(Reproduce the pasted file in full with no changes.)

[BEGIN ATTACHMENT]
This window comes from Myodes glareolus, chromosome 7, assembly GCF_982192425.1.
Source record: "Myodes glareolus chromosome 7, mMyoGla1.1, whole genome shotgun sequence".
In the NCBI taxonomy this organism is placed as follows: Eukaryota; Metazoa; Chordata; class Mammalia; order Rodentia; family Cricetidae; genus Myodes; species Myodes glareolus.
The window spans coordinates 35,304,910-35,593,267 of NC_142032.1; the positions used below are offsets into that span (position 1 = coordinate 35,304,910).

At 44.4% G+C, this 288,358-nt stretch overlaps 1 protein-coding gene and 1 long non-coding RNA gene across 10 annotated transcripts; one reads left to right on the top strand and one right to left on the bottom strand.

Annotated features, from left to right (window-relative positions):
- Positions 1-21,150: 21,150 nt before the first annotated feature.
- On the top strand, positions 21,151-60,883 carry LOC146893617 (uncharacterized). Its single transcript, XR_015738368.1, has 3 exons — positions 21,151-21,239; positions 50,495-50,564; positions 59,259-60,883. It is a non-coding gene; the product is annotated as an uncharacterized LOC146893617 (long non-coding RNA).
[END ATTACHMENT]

This window comes from Myodes glareolus, chromosome 7, assembly GCF_982192425.1.
Source record: "Myodes glareolus chromosome 7, mMyoGla1.1, whole genome shotgun sequence".
In the NCBI taxonomy this organism is placed as follows: Eukaryota; Metazoa; Chordata; class Mammalia; order Rodentia; family Cricetidae; genus Myodes; species Myodes glareolus.
The window spans coordinates 35,304,910-35,593,267 of NC_142032.1; the positions used below are offsets into that span (position 1 = coordinate 35,304,910).

At 44.4% G+C, this 288,358-nt stretch overlaps 1 protein-coding gene and 1 long non-coding RNA gene across 10 annotated transcripts; one reads left to right on the top strand and one right to left on the bottom strand.

Annotated features, from left to right (window-relative positions):
- Positions 1-21,150: 21,150 nt before the first annotated feature.
- On the top strand, positions 21,151-60,883 carry LOC146893617 (uncharacterized). Its single transcript, XR_015738368.1, has 3 exons — positions 21,151-21,239; positions 50,495-50,564; positions 59,259-60,883. It is a non-coding gene; the product is annotated as an uncharacterized LOC146893617 (long non-coding RNA).